The Romanov Sisters by Helen Rappaport

Originally published on July 10, 2014. 

3/5 stars.
ebook, ARC, 512 pages.
Read from May 16 to June 15, 2014.

A big thanks to Netgalley for an ARC copy of his book.

Ever since grade 12 social studies and the animated movie Anastasia, the Romanov family has fascinated me. What makes this book unique and better than most historical non-fiction, is that it read more like a fiction. This book made the Romanov family real, made them look like a regular loving family which is not the portrayal history gives them. Nicholas is by far more remembered for events like Bloody Sunday than he is as being a supportive husband and father and dedicated family man. Alexandra is remembered for being sickly and outwardly cold toward the press when really she spent so much of her time and energy helping others and being a dedicated mother to her family despite what was expected of her in terms of being royalty. The family was brought together by love, as Alexandra and Nicholas truly loved each other and married for love and their children were well-rounded examples of their love and dedication to their family.

The Romanov’s were executed in Yekaterinburg on July 17, 1918 at the peak of Russia’s first revolution, also know as the February Revolution. Russia was suffering economically and socially which was made worse by the outbreak of WWI.

While the book is titled, the Romanov Sisters, it ultimately talks about the whole family. The Romanov’s were the celebrities of the 1900’s and everyone talked about them. The Romanov’s had four girls: Olga, Tatiana, Maria and Anastasia. Olga was the oldest, being 23 when she was executed, Tatiana, second oldest at 21, Maria 19, and Anastasia at 17.

This book captures the finer details of the girls personalities and intelligence. Olga was known for her religious piety, beauty and for being the most like her mother in personality, while Tatiana was known the most for her beauty out of all her sisters but was also a leader and took charge when her older sister was unwell. Both girls were highly desirable for marriage but their parents insisted they married for love. They both died unmarried.  As the two of them were closer in age, they became a very close pair. Maria, was more broader built than her sisters but had a notoriously good nature and was very close to Anastasia. Anastasia, was known for her voracity, energy and charm. She was a bit of troublemaker but she had an amazing sense of humour and often made her family laugh.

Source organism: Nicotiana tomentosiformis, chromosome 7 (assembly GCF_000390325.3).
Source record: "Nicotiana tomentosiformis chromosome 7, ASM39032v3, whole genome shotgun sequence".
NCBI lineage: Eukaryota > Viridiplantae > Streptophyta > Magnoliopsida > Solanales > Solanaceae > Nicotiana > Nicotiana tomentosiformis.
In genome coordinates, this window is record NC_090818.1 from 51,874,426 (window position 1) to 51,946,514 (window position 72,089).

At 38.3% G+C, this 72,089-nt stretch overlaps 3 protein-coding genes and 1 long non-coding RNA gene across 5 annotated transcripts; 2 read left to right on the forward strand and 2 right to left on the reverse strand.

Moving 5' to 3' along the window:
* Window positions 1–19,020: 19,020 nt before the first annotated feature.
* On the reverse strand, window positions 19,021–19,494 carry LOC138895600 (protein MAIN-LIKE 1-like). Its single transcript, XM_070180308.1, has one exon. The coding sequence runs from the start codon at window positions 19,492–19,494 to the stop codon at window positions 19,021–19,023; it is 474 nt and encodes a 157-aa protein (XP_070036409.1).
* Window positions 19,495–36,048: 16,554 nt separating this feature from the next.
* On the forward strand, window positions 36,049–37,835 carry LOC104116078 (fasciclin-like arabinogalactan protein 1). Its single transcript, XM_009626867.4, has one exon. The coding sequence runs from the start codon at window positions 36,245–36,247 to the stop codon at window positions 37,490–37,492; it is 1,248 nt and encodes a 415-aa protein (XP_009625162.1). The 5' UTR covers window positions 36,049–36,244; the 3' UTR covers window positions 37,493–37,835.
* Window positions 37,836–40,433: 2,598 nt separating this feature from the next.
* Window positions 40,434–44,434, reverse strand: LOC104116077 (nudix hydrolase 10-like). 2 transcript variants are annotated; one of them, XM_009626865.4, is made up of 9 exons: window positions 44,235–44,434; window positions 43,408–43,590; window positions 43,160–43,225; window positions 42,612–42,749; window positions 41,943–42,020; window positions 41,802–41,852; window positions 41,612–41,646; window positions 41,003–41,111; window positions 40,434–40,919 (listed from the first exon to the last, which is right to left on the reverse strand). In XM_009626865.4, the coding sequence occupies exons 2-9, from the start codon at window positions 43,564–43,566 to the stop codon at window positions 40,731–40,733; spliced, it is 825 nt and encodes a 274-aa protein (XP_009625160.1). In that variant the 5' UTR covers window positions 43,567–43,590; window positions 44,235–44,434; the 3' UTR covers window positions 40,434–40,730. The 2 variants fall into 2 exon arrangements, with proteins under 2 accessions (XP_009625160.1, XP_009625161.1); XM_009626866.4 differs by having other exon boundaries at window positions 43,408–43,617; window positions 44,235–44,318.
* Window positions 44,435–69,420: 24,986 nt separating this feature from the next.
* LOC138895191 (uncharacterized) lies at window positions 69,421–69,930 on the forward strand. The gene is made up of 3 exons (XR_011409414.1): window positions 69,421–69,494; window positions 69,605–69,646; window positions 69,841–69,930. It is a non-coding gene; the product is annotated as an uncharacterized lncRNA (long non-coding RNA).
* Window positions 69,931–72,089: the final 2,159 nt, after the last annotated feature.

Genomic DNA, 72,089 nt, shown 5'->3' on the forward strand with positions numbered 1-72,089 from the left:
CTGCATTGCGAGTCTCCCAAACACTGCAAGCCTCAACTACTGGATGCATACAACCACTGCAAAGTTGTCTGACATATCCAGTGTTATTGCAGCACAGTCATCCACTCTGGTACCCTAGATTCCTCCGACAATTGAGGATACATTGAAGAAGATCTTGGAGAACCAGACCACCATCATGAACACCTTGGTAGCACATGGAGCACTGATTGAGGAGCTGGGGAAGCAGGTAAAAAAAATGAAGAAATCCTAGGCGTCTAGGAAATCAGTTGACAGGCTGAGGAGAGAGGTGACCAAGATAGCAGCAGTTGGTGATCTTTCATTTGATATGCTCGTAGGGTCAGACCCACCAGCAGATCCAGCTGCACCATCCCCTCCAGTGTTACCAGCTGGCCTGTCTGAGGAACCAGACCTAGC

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All four of the girls can be described as amazingly down to earth. They loved to get dirty and play as children. Their parents did not lavish them with expensive accessories, toys or furniture. The girls were polite, kind and well-rounded. I was surprised to learn that when the war broke out, all of the girls volunteered and trained as nurses to heal wounded Russian soldiers and spent the majority of their time in the hospital. Especially Olga and Tatiana. The did not want to be treated like royalty during these times and enjoyed connecting and talking with the soldiers. Even dreamed of falling in love with them.  Another interesting fact about the girls, is that at one point, the girls all came down with measles, in which the medication they were given at the time caused their hair to thin and fall out. They all shaved their heads. The girls were so good-natured that it didn’t appear to overly bother them and quickly gave up wearing scarves to cover their bald heads.They were amazing role models and broke the mold of what it was be a Russian Princess. All of the girls were extremely well liked.

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Having five children took its toll on Alexandra, especially the pressure when she didn’t produce a male heir, Alexei, until her fifth and final birth. Alexandra was not your typical Tsaritsa as she wanted to be personally involved in the upbringing of her children. She breastfeed them and raised them, which was unheard of for a royal family member. Unfortunately, Alexei had inherited a medical condition from Alexandra’s family, hemophilia. This condition inhibits the body from clotting blood and so any minor bump, bruise or scratch and cause debilitating and life threatening internal bleeding. So Alexandra’s worry was never-ending. She was overprotective of her only son and it took a big toll on her own health, in which she would have to rely on her eldest daughter, Olga to look after him when she was unable to. This is also how the family because close with the notorious Rasputin.

Both Nicholas and Alexandra were very religious and passed their faith onto their children. Rasputin was a religious mystic with a mixed reputation. Alexandra became desperate when Alexei experienced a major stint of painful internal bleeding in which, the doctor’s could offer no assistance. The world at the time did not know of Alexei’s condition and she was desperate to save her son. Rasputin was called in, he prayed and declared that the boy would live, which he did. There were many instances like this which caused the Romanov family to rely heavily on Rasputin for Alexei’s care. There were absolutely convinced that Rasputin was the only man capable. Alexandra especially believed that her son’s health and fate were tied to Rasputin’s religious gifts and would trust no one else’s advice, even if it was rumoured that Rasputin was not a good man out in his normal life.  It was this relationship that started rumours about how much influence Rasputin had with the Romanov family. Strangely enough, Rasputin warned Nicholas of WWI, and begged him not to become involved as he believe that it would bring about their demise, which he was right about.